Billionaire investor George Soros has defended his decision to hand £400,000 to a campaign arguing against Brexit - and says he considers leaving the EU a "tragic mistake".
Mr Soros came under fire last week after it was revealed he had donated the money, through one of his foundations, to Best for Britain.
The tycoon has now hit back at what he described as "toxic personal criticism" against him, and has denied accusations that he was "undermining democracy".
Writing in the Mail on Sunday, he told how the organisation had his "wholehearted support", and insisted he had never made a secret of his opposition to Brexit.
He said: "The fact that conditions are unsatisfactory does not mean that they can't get worse. That is what has happened in Britain.
"Before the referendum Britain was doing better economically than the rest of Europe. But this has now been reversed, with Continental economies powering ahead while Britain lags behind."
Hungarian-born Mr Soros, one of the world's richest men who made a billion dollars betting against sterling on Black Wednesday in 1992, said Britain would "lose much of its global influence" outside of Europe.
He added: "To make matters worse, the divorce process will preoccupy both Britain and Europe for years ahead, when they should be uniting to resist external enemies like Putin's Russia and resolve the internal contradictions that made some people regard the EU as their enemy."
He also claimed Brexit had turned young against old, saying young people had become disillusioned with democracy after older votes "overruled" them in the referendum.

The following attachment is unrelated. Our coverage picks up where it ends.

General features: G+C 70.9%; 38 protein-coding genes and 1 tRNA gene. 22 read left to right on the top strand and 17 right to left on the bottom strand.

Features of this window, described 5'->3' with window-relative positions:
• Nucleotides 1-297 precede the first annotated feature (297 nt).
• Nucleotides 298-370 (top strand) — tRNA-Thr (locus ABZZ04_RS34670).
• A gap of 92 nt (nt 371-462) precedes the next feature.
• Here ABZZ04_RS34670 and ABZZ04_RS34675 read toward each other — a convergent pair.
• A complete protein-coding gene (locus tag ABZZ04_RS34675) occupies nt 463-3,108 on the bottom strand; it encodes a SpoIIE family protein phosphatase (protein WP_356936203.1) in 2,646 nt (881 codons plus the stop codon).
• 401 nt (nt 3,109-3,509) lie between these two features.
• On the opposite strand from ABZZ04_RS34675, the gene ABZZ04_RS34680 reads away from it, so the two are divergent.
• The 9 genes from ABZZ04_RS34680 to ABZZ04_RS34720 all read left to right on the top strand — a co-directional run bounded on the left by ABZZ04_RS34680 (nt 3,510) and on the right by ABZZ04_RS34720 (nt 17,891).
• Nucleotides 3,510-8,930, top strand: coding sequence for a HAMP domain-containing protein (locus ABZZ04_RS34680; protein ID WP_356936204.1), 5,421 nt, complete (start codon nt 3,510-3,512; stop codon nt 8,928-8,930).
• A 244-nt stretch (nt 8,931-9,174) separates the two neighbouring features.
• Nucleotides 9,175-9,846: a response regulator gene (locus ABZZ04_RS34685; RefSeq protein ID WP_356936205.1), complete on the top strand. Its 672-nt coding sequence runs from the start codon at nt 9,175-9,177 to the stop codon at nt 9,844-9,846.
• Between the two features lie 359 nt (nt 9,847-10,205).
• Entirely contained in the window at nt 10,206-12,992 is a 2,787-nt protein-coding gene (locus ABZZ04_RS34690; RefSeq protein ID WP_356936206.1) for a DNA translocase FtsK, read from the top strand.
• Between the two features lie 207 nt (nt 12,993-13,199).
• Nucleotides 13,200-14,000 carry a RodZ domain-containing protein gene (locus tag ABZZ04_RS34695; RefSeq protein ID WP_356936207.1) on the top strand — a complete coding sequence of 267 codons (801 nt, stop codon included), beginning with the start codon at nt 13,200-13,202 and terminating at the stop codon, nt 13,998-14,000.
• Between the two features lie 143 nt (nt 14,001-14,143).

Declaring to be a "proud supporter" of Best for Britain, he warned that the effect of the uncertainty created by Brexit would become "painfully obvious" in the next six months as negotiations entered the "most contentious phase".
Mr Soros's donation to Best for Britain was first reported in the Daily Telegraph, in a story written by a team including Theresa May's former chief of staff Nick Timothy.
Mr Timothy, who backed the Leave cause, used his column in the newspaper to claim that Best for Britain wanted to bring down Mrs May's government.
He wrote: "The objective is to convince MPs to vote against the deal Theresa May negotiates with Brussels, regardless of its content and despite the risk that doing so could mean Britain leaves the EU with no alternative agreement in place.
"Malloch-Brown and his backers believe that, if Parliament rejects the Brexit deal, the Government will fall, and Brexit can then be stopped."
But Lord Malloch-Brown, chairman of Best for Britain, said: "We think the British people deserve a final say on the Brexit deal and believe the country has been led down a dangerous false turn.
"This is a democratic and patriotic effort to recover our future and we welcome support for our efforts from many quarters."